In a free society, choosing to buy a car to fulfill one’s mobility needs is just that—a choice. And for Martin Flordeliza (in main photo), an Art Director at Leo Burnett Manila, his freedom of choice has led him to go carless so far.
“I did not buy one because I don’t need it,” declares the 34 year-old. Though he is quick to add that his parents do have a car that he can ride in. “Personally, I decided not to purchase a car because we already have one and I still need to learn how to drive,” says Martin. “I can allocate the expense to other things like savings and buying a condo unit. And since I work in Makati, and it is near my place, I can easily commute to work everyday,” he points out.
Despite seeing his non-dependence on a personal car as a form of freedom, Martin  acknowledges that his preference for ride hailing services to run errands at malls, go to work, and visit friends, does have its limitations. “I can’t go to faraway places like nearby provinces. So I am still independent in a way but the places I can go to are limited.”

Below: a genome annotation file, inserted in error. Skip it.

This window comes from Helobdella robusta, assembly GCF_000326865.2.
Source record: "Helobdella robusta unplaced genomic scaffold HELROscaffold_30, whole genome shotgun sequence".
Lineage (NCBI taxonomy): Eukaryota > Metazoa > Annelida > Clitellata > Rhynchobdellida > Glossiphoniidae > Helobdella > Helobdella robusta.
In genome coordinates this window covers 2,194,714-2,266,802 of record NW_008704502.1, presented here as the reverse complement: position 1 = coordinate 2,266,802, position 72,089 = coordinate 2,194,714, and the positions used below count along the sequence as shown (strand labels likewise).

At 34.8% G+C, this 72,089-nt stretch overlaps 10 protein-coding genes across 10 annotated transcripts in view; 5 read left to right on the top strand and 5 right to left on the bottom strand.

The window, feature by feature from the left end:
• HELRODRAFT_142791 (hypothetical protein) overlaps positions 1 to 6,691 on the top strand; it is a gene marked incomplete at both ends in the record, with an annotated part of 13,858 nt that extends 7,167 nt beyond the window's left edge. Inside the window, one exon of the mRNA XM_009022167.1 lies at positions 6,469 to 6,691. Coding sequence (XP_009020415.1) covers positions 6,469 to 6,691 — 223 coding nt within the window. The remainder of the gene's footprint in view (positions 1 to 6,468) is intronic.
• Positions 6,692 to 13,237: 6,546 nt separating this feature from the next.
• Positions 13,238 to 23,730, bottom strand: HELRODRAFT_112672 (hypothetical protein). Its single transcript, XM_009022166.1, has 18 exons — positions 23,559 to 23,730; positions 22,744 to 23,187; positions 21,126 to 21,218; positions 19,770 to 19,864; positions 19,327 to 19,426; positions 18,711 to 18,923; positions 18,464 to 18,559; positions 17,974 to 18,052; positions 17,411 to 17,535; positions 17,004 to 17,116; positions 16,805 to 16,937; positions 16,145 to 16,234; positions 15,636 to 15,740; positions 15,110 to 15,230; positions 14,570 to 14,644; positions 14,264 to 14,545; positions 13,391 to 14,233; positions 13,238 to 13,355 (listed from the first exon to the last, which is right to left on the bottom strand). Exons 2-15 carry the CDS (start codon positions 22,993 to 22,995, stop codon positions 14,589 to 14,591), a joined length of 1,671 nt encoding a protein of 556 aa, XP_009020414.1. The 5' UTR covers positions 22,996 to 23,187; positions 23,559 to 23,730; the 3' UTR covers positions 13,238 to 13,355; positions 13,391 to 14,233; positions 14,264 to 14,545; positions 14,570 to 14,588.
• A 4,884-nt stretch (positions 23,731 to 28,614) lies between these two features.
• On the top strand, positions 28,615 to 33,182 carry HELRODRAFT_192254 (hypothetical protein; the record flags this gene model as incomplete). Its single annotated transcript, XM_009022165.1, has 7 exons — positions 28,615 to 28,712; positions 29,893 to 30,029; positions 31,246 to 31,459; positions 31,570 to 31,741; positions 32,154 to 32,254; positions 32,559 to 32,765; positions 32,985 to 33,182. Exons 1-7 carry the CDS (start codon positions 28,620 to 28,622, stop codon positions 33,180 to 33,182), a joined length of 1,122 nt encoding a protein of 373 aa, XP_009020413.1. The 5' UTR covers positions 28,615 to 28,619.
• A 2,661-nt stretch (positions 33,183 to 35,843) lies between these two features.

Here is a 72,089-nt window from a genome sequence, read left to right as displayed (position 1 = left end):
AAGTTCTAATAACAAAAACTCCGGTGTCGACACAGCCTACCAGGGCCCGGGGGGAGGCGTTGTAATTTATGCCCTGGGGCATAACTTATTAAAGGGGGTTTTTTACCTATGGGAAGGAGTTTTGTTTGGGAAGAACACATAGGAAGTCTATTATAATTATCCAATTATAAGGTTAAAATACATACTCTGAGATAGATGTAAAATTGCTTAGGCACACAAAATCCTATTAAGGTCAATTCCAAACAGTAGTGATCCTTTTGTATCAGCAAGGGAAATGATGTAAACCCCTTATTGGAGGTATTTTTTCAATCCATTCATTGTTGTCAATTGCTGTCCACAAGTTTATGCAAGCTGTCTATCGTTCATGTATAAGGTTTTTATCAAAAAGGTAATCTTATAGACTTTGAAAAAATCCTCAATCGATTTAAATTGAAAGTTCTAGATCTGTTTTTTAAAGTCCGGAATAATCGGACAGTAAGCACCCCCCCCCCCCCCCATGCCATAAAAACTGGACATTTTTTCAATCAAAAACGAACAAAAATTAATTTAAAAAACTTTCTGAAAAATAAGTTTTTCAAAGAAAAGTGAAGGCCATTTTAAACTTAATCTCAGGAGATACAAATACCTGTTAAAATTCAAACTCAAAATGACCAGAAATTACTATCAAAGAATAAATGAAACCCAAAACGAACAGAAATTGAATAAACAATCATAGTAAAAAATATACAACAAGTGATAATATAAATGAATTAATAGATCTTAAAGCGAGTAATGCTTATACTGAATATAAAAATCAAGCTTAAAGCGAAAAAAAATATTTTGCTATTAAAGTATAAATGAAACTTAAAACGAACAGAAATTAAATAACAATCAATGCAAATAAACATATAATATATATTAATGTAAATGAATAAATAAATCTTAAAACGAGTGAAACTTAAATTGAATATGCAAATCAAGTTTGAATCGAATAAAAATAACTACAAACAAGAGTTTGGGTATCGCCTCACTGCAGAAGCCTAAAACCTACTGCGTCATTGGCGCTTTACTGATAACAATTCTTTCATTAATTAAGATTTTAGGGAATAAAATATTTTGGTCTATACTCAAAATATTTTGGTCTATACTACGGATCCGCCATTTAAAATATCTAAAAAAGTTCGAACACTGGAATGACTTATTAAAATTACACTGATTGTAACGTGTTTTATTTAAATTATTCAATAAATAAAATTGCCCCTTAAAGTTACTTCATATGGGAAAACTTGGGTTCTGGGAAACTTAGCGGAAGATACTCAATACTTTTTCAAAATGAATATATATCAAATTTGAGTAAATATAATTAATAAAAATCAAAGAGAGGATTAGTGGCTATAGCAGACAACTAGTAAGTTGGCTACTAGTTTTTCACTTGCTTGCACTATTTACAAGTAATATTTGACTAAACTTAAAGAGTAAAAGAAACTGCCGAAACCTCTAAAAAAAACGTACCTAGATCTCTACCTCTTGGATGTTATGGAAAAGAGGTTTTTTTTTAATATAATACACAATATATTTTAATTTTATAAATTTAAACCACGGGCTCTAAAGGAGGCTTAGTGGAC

“I will be more independent if ride hailing apps will forever be there,” he adds.  Though he does not discount the possibility of getting a car in the future. “I will buy one if: 1) I already have my own house; 2) My work is far from my house; and 3) If traffic has generally improved in the Philippines.” Although after taking this interview, he did realize that he now needs to learn how to drive.
These are just four perspectives about the value of owning, or not owning, a car in this day and age. Far from the old belief that car ownership is a status symbol and a rite of passage into adulthood, today’s young professionals seem to see it more as fulfillment of a need for greater and more convenient mobility.
Whether one chooses to buy, or not to buy, a car now is a matter of individual decision-making. The same luxury that our celebration of the country’s Independence Day this weekend affords. And while the younger generations can now make choices that the oldies were never privy to, one thing still remains to be true – independence is still worth celebrating.